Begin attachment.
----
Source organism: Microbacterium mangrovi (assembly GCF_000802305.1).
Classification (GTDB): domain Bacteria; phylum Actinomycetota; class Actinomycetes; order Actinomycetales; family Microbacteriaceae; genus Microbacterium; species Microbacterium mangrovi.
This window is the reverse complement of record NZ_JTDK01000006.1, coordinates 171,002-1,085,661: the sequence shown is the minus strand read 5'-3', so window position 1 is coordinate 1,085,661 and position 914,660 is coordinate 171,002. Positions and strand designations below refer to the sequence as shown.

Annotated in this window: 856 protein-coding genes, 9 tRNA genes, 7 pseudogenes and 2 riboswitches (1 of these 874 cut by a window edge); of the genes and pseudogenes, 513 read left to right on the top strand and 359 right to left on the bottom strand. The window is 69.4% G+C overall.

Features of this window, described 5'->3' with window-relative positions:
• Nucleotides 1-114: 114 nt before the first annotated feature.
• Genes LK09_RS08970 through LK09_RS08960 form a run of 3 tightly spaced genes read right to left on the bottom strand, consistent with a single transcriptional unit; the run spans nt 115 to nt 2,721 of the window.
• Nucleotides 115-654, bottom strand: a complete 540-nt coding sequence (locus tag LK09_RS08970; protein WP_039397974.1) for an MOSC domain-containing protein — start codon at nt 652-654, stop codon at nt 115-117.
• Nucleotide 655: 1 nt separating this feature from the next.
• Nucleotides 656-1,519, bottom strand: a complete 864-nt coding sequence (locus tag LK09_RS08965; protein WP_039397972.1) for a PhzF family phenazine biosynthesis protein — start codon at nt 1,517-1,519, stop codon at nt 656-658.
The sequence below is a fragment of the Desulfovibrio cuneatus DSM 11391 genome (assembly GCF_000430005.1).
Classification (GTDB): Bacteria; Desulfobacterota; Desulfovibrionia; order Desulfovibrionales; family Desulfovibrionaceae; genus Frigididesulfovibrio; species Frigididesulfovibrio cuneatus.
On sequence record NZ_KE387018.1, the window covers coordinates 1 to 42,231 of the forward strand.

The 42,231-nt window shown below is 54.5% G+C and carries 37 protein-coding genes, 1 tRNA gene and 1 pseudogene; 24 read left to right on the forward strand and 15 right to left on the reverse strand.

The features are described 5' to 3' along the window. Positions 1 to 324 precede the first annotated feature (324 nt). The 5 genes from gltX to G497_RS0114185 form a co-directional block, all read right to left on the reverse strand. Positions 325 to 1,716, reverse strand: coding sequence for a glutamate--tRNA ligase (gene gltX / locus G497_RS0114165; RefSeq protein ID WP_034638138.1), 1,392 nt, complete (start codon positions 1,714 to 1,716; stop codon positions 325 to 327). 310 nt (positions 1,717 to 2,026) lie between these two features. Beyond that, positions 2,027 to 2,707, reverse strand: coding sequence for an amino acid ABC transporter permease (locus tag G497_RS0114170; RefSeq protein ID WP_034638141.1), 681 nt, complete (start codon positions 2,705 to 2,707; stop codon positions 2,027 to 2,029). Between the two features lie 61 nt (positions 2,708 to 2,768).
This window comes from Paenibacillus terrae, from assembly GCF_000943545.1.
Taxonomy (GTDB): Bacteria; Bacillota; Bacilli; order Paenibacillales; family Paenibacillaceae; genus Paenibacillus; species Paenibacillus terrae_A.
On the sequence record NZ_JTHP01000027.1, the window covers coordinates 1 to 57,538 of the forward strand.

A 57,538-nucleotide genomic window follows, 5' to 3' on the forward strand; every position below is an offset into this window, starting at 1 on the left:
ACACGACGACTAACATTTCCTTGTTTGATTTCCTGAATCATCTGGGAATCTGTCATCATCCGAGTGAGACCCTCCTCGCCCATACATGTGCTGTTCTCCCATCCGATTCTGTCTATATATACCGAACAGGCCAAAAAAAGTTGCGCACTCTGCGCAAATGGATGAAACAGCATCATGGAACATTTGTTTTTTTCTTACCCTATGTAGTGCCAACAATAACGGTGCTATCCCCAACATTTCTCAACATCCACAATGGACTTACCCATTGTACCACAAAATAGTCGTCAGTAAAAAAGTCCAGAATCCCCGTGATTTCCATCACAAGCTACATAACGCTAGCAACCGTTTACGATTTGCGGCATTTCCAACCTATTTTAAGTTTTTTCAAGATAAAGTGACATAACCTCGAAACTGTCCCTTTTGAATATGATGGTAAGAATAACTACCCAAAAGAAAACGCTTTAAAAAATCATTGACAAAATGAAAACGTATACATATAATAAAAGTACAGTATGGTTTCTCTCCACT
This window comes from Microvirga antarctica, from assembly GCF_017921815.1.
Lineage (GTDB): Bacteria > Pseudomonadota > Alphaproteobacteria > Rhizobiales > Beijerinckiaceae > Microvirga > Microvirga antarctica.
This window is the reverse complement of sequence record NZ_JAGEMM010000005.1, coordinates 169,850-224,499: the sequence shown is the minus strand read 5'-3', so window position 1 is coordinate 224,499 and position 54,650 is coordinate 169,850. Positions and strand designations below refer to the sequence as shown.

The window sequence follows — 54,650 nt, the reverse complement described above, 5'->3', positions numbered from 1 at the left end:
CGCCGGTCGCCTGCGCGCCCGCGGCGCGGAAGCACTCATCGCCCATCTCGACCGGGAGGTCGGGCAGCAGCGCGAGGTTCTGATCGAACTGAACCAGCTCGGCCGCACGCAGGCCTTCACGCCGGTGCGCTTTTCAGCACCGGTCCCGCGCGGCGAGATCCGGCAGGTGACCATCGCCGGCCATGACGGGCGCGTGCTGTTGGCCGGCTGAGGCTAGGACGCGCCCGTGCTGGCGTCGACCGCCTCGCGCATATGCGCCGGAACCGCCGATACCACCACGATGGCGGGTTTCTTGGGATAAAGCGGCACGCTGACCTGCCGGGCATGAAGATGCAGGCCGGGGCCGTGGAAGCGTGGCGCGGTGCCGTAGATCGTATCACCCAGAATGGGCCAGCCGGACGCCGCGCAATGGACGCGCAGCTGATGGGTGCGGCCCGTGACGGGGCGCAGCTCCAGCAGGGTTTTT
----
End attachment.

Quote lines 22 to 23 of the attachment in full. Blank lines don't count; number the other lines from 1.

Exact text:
Lineage (GTDB): Bacteria > Pseudomonadota > Alphaproteobacteria > Rhizobiales > Beijerinckiaceae > Microvirga > Microvirga antarctica.
This window is the reverse complement of sequence record NZ_JAGEMM010000005.1, coordinates 169,850-224,499: the sequence shown is the minus strand read 5'-3', so window position 1 is coordinate 224,499 and position 54,650 is coordinate 169,850. Positions and strand designations below refer to the sequence as shown.